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Subject: Viewing the present in relation to the past?

Written By: Marty McFly on 08/11/07 at 8:15 am

This is something that's passively been in my mind forever, but whenever I look at anything in time, I view it in the order it happened. Whether or not I personally remember it, I've just always tended to view the present as a culmination of the past, because time only goes one way. For example, I'm not going to instantly think of a present-day 50-year old as middle-aged, but rather as a kid of the '60s, a teen of the '70s or a young adult of the '80s who has slowly become the age they are today a little bit at a time.

I've always been this way (using the past as my "base point" and advancing), and it seems more natural to me. Yet I've noticed most people do the opposite, which sometimes is a pet peeve of mine, especially if I've become used to viewing things as I was introduced to them. Like I hate when people view an '80s celebrity as "old" because they're looking at it the reverse way. This isn't age based because I've noticed that sentiment is actually kinda true among many other people, so maybe I'm in the minority.

Has anyone else ever noticed or thought about this?

Subject: Re: Viewing the present in relation to the past?

Written By: mach!ne_he@d on 08/11/07 at 8:32 am

I can be the same way sometimes too. Like I might think about someone born exactly 20 years before me(in 1967), and about how they would've been a child of the '70s, and there time would've been in the '80s. So yeah, that's kinda the way i tend to view things too.

Subject: Re: Viewing the present in relation to the past?

Written By: Marty McFly on 08/11/07 at 8:35 am

Yeah, exactly. For instance, I've always hated when someone talks about a 40-year old like they're super old. Heck, that's what Kurt Cobain would be now! Most '90s celebrities are around that age too, like Adam Sandler who acted like a carefree, goofball teen/young man for so long.

Even though I was smart enough to know a fortysomething wasn't technically old even as a kid, I do find that it irritates, even saddens me now when I hear people talk like that. It's almost like I "grew up with" certain people, so indirectly it feels like a personal insult or at least jolts me into how the times are changing. This can be discomforting and awkward. Like, I saw some dumb*ss comment on YouTube the other day about how old Paula Abdul is and how long ago her music was. It's like, come on, she was only 28 in 1991 when I became familarized with her on VH1 and has slowly just become "a little older" today. She still seems quite youngish, as do tons of other celebrities and average people too.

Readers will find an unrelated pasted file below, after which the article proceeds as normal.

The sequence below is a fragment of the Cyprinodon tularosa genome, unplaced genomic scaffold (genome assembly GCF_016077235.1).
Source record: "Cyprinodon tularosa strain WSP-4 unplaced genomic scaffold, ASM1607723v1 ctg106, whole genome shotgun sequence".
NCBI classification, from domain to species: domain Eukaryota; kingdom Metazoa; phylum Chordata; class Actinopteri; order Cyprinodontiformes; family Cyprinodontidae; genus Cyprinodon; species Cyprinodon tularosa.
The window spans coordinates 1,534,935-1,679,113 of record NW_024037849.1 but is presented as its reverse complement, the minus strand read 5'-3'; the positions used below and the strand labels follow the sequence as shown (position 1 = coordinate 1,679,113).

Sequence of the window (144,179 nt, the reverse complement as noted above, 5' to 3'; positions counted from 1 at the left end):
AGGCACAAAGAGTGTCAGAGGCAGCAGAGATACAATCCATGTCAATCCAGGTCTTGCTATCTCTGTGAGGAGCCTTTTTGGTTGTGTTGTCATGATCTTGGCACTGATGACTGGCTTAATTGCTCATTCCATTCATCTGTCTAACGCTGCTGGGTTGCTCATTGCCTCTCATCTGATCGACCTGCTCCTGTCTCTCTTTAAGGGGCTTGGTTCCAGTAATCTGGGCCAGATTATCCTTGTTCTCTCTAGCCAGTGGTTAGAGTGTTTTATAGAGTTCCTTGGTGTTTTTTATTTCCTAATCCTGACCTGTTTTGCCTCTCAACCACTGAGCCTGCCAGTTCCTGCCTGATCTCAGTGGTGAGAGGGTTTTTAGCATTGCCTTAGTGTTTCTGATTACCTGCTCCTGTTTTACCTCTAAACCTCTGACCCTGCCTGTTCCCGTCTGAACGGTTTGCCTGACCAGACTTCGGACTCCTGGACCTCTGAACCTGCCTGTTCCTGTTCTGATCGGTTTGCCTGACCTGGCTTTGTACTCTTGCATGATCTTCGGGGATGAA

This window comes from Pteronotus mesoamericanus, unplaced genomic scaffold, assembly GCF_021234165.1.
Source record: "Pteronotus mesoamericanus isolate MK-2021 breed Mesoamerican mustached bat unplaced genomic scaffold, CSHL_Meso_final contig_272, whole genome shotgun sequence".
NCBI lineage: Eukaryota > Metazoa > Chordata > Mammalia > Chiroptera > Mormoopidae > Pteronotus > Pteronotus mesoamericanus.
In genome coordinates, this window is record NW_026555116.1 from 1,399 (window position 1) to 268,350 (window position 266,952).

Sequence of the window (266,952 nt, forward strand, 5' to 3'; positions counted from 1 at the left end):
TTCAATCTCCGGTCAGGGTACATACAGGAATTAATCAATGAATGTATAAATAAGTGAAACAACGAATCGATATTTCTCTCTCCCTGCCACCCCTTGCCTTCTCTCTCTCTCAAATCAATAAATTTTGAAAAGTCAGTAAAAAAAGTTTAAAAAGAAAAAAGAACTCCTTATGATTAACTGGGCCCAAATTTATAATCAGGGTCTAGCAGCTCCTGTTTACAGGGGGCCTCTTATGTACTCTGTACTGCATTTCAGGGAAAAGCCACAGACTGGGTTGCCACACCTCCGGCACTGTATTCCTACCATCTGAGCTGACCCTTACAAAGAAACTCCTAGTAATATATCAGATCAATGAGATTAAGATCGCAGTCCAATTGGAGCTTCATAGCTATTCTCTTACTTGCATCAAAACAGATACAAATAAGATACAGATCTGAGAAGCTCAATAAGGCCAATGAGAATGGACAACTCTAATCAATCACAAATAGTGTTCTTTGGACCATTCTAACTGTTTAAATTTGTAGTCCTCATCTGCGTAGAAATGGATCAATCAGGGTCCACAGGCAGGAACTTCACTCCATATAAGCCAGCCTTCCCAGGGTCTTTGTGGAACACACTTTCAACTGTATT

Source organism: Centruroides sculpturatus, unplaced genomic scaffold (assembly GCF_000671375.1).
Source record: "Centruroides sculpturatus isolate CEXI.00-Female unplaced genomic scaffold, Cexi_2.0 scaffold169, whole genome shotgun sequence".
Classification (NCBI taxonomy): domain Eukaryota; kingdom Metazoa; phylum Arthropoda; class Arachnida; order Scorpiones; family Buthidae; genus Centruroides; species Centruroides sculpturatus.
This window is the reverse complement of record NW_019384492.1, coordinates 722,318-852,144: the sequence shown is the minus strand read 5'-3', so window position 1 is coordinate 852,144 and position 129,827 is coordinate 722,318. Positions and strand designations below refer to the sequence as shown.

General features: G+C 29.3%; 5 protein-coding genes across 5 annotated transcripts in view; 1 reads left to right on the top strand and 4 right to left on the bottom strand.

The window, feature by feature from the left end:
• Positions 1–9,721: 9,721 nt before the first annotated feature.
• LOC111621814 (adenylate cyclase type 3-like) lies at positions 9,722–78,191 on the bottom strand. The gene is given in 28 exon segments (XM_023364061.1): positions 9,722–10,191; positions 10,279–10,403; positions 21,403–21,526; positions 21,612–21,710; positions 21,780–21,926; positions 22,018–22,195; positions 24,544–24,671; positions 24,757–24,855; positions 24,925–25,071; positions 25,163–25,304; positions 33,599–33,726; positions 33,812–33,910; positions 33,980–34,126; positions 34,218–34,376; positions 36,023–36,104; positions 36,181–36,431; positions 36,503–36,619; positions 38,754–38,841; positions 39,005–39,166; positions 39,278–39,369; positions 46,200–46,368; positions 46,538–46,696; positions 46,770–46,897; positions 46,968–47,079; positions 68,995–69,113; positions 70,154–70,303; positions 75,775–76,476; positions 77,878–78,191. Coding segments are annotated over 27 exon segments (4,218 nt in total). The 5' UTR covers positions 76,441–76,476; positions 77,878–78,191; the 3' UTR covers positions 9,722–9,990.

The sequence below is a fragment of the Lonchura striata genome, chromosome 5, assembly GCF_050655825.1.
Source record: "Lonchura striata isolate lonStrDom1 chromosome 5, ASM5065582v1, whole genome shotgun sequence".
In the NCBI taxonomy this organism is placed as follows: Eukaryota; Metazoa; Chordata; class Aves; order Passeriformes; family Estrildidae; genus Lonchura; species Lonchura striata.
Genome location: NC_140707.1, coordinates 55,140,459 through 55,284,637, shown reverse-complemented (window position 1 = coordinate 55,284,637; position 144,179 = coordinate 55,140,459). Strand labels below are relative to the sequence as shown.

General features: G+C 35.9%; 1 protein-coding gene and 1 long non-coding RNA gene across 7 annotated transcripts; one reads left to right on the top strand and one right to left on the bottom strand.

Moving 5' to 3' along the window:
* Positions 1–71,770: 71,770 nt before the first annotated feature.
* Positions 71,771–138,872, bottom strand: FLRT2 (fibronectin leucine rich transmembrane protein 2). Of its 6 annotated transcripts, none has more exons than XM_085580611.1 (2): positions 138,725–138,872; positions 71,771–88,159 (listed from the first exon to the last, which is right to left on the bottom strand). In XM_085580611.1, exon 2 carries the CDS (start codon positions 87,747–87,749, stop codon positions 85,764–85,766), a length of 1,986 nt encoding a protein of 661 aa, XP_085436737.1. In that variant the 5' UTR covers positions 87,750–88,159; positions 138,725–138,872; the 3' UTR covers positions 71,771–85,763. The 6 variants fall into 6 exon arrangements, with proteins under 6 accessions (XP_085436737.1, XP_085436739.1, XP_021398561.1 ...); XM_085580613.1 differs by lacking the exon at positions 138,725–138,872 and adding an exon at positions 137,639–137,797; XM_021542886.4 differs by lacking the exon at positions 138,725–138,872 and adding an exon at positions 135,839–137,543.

I dunno, that just always came off as bratty, rude and not well-thought out to me. It's not just kids, one of my best friends is 28 and he kinda has that mindset about middle-aged people. Then again, maybe I got a more liberal view growing up, because most adults I knew were quite cool and youthful (this goes for my parents, other relatives, babysitters), along with being so pop culture influenced.

Subject: Re: Viewing the present in relation to the past?

Written By: Zeb on 08/16/07 at 10:59 am

Right on Mr. McFly.  I am 22 but that doesn’t mean that I can’t find common ground with someone who is 20 or 50 years older than me.  I keep in mind that everyone older than me was my age once.  My mother is almost 60 but when she is listening to a station playing 60s music (particularly “British Invasion” and S&G) she remembers the lyrics and it’s like she’s my age all over again.  My grandparents, who are in their 80s, talk about the great depression, WWII, and the election of 1960 as if they happened only yesterday.  I was at my best friends house for the weekend and I mentioned that I was learning about the sixties counter culture in my American History since 1945 course.  My best friend’s father responded to me by proudly declaring, “That wasn’t history to me.”  What I’m trying to say is that each generation leaves behind something for the future to appreciate or learn from.

Subject: Re: Viewing the present in relation to the past?

Written By: xSiouXBoIx on 08/18/07 at 1:28 pm

i'm kind of the same way...i always think of what my mom would have been like in the 70's.

Subject: Re: Viewing the present in relation to the past?

Written By: tv on 08/18/07 at 7:05 pm

Yeah I look quite youngish fir my age and some people can;t beilieve how I graduated High School in 1998.

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